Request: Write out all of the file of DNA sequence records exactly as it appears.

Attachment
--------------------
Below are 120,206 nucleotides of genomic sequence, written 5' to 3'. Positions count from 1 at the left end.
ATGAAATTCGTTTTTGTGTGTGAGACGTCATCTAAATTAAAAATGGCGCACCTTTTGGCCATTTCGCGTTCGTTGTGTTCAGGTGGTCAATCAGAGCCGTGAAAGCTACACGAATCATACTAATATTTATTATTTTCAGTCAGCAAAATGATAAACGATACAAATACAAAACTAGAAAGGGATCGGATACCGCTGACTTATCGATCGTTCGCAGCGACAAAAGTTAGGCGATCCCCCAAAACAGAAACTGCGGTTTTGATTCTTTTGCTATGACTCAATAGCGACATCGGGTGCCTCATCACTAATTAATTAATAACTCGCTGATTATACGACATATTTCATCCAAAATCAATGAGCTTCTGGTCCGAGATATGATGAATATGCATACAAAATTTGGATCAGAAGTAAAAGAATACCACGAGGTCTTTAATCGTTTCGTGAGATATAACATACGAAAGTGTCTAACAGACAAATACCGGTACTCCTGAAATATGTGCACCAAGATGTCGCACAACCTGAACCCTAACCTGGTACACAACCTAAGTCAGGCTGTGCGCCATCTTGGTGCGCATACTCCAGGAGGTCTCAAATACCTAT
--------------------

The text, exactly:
Below are 120,206 nucleotides of genomic sequence, written 5' to 3'. Positions count from 1 at the left end.
ATGAAATTCGTTTTTGTGTGTGAGACGTCATCTAAATTAAAAATGGCGCACCTTTTGGCCATTTCGCGTTCGTTGTGTTCAGGTGGTCAATCAGAGCCGTGAAAGCTACACGAATCATACTAATATTTATTATTTTCAGTCAGCAAAATGATAAACGATACAAATACAAAACTAGAAAGGGATCGGATACCGCTGACTTATCGATCGTTCGCAGCGACAAAAGTTAGGCGATCCCCCAAAACAGAAACTGCGGTTTTGATTCTTTTGCTATGACTCAATAGCGACATCGGGTGCCTCATCACTAATTAATTAATAACTCGCTGATTATACGACATATTTCATCCAAAATCAATGAGCTTCTGGTCCGAGATATGATGAATATGCATACAAAATTTGGATCAGAAGTAAAAGAATACCACGAGGTCTTTAATCGTTTCGTGAGATATAACATACGAAAGTGTCTAACAGACAAATACCGGTACTCCTGAAATATGTGCACCAAGATGTCGCACAACCTGAACCCTAACCTGGTACACAACCTAAGTCAGGCTGTGCGCCATCTTGGTGCGCATACTCCAGGAGGTCTCAAATACCTAT